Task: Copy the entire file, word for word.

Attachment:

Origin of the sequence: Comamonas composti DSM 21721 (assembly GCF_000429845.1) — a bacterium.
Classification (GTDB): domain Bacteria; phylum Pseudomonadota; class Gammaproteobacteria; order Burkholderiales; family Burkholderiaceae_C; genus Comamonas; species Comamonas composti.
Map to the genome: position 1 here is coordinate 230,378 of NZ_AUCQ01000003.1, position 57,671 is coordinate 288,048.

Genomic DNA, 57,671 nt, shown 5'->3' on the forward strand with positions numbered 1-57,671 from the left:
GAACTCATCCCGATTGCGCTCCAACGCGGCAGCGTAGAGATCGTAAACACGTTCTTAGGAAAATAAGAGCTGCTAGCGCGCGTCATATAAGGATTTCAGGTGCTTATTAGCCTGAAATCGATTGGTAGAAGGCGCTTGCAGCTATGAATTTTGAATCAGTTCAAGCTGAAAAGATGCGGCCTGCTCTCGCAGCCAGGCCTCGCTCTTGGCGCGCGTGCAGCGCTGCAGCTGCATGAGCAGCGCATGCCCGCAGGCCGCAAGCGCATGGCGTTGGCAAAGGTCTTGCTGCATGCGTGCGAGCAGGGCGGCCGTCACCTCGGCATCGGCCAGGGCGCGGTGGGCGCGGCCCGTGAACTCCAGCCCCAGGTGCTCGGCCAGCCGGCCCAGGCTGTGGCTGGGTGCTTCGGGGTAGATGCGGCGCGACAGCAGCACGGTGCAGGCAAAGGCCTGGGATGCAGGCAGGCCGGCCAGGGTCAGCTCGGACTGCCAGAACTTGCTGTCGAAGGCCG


Origin of the sequence: Comamonas composti DSM 21721 (assembly GCF_000429845.1) — a bacterium.
Classification (GTDB): domain Bacteria; phylum Pseudomonadota; class Gammaproteobacteria; order Burkholderiales; family Burkholderiaceae_C; genus Comamonas; species Comamonas composti.
Map to the genome: position 1 here is coordinate 230,378 of NZ_AUCQ01000003.1, position 57,671 is coordinate 288,048.

Genomic DNA, 57,671 nt, shown 5'->3' on the forward strand with positions numbered 1-57,671 from the left:
GAACTCATCCCGATTGCGCTCCAACGCGGCAGCGTAGAGATCGTAAACACGTTCTTAGGAAAATAAGAGCTGCTAGCGCGCGTCATATAAGGATTTCAGGTGCTTATTAGCCTGAAATCGATTGGTAGAAGGCGCTTGCAGCTATGAATTTTGAATCAGTTCAAGCTGAAAAGATGCGGCCTGCTCTCGCAGCCAGGCCTCGCTCTTGGCGCGCGTGCAGCGCTGCAGCTGCATGAGCAGCGCATGCCCGCAGGCCGCAAGCGCATGGCGTTGGCAAAGGTCTTGCTGCATGCGTGCGAGCAGGGCGGCCGTCACCTCGGCATCGGCCAGGGCGCGGTGGGCGCGGCCCGTGAACTCCAGCCCCAGGTGCTCGGCCAGCCGGCCCAGGCTGTGGCTGGGTGCTTCGGGGTAGATGCGGCGCGACAGCAGCACGGTGCAGGCAAAGGCCTGGGATGCAGGCAGGCCGGCCAGGGTCAGCTCGGACTGCCAGAACTTGCTGTCGAAGGCCG